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How Sensitive Are Your Stocks to Interest Rates? It’s Time to Find Out

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David M. Brenner, ChFC®, CLU®

D. M. Brenner, Inc.
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This is the second column in a Heard on the Street series about the end of zero interest rates.


Thomas Fuchs

There is a new urgency to the old question of how much credit falling interest rates should get for your stock portfolio’s strong performance.

The Federal Reserve and Bank of England have raised borrowing costs over the past week, confirming the end of near-zero rates and, analysts fear, of a decadeslong boost to stock valuations.

Higher share prices relative to company earnings explain half the returns of the S&P 500 over 10 years. That proportion rises to 60% for the technology-heavy Nasdaq as Google parent Alphabet Inc., Meta Platforms Inc. and Amazon.com have left “old economy” banks and utilities in the dust.

The raft of profitless tech-focused startups that hit the market last year, such as electric-vehicle maker Rivian Automotive Inc., fintech lender SoFi Technologies Inc. and various air-taxi ventures, seem particularly exposed to the turning tables. Otherwise, though, investors need to do some homework before simply rotating back to old-economy sectors.

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A bond with a 2% coupon becomes less attractive when the return investors get by leaving the money in the bank rises from 0% to 1%. And its resale value will fall a lot more if it matures in 10 years rather than in two, because investors are locked in for a decade of disappointing returns. In financial jargon, it has higher “duration,” which is both a measure of sensitivity to rates and the weighted average time until all the cash flows are paid.

What about stocks? While they offer much more legroom to speculate because payments aren’t fixed, their value is—usually—still tied to expectations of making a profit. Mature businesses with predictable dividend payments can be seen as having low duration, whereas growth-led firms have more of their value tied to earnings in the distant future. Startups have extra-long duration: They are akin to buying a lottery ticket with a payout in 10 years’ time.

Most stocks, however, fall somewhere in between, which requires going beyond intuition or sector correlations with bond yields.

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In a 2004 paper, University of Michigan researchers Patricia M. Dechow, Richard G. Sloan and Mark T. Soliman popularized a way to estimate a company’s “implied equity duration” by predicting future cash flows based on the growth of sales, earnings and book value. Applying their math to S&P 500, Euro Stoxx 50 and FTSE 100 stocks puts the duration of blue-chip stocks at around 20 years. As expected, the consumer services, healthcare and tech sectors, which have done better in the period of rock-bottom borrowing costs, rank above average, while energy, finance and telecommunications are below.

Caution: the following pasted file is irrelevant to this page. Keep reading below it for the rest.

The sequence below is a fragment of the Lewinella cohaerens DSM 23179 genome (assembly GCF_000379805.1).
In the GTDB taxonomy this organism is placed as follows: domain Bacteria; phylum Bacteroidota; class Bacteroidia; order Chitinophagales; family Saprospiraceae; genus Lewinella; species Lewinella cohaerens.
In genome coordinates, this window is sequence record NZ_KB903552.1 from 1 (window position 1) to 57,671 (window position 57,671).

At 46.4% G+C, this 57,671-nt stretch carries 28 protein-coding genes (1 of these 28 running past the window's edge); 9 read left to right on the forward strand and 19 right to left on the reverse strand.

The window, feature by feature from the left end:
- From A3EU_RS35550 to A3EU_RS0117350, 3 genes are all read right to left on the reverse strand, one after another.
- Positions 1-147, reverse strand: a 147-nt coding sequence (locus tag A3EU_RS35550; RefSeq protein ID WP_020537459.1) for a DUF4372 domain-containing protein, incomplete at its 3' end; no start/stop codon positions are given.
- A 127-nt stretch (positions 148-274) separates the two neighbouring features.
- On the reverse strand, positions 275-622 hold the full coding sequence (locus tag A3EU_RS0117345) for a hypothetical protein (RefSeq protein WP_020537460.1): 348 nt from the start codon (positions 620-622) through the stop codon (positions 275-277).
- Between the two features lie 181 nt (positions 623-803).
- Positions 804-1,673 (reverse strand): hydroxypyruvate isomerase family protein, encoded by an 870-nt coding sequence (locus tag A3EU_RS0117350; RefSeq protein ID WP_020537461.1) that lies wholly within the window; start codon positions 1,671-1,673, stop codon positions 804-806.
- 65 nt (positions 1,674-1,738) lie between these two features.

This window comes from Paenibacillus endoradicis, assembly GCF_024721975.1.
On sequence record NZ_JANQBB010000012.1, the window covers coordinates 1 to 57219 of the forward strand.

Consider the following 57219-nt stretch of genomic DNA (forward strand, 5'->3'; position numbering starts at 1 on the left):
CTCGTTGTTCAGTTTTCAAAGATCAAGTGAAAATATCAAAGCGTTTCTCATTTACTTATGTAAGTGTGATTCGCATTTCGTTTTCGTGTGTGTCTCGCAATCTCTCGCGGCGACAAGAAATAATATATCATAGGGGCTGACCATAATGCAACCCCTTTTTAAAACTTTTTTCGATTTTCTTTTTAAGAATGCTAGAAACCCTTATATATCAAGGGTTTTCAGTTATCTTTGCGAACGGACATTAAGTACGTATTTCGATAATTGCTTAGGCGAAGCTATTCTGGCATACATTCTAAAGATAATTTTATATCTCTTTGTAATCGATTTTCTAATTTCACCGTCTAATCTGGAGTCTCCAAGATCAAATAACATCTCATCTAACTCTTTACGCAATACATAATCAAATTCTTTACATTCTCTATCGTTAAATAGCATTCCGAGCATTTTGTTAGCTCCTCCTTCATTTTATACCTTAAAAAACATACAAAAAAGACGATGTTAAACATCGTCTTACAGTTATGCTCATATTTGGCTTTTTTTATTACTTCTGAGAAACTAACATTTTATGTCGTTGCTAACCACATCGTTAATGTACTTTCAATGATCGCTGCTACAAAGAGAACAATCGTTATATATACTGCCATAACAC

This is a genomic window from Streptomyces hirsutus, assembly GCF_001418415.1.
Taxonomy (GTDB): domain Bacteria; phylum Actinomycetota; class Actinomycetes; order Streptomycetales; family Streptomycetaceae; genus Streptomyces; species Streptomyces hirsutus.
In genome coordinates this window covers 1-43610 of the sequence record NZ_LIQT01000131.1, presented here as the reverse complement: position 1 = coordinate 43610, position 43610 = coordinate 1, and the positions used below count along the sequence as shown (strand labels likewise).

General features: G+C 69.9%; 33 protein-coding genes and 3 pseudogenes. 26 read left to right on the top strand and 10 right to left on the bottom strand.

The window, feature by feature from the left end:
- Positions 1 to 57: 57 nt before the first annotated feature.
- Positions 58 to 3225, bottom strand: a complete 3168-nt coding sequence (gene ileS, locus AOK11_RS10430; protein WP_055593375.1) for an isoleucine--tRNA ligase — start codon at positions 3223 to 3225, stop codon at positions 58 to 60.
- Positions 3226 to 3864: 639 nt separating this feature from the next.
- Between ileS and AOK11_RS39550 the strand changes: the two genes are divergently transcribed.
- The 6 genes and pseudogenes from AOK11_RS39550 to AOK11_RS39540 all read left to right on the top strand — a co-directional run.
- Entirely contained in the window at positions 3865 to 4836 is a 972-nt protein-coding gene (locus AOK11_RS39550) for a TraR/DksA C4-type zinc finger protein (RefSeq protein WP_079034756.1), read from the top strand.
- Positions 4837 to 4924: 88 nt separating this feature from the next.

Sector averages are misleading, however. Within tech, the implied duration of Amazon and Netflix is above 23 years, whereas International Business Machines Corp. and Intel Corp. are closer to the market average and Hewlett-Packard Enterprise Co., a maker of laptops and printers, ranks near the bottom at less than 14 years.

Meanwhile, electric-vehicle maker Tesla Inc. is an example of a long-duration disrupter in a mature industry. Cable operator Charter Communications Inc. and clothing giants Inditex, Burberry and Under Armour Inc. are less-obvious cases of old-economy but high-duration stocks.

Investors need to be careful with distortions created by the pandemic, which sunk the short-term profits of some more traditional sectors. As a 2021 paper shows, the crisis lengthened their implied duration by tying more of their value to post-Covid earnings, making casinos and cruise companies look more growth-focused than they are.

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Markets still predict that the Fed will keep rates below 3% this economic cycle, compared with more than 5% pre-2008. So this past decade’s trend may only be partially reversed, especially because much of the valuation premium fetched by the likes of Amazon and Alphabet reflects the growing dominance of these firms in the real world. Conversely, banks may make more money when rates are higher, but the main reason they have suffered in recent years is weak economic growth and stricter financial regulation.

This is the moment for investors to take a closer look at the duration of their individual stockholdings. But they shouldn’t forget that strong balance sheets and growing profits win the day, no matter where interest rates are.

Write to Jon Sindreu at jon.sindreu@wsj.com

David M. Brenner profile photo

David M. Brenner, ChFC®, CLU®

D. M. Brenner, Inc.
Phone : (858) 345-1001
Schedule a Meeting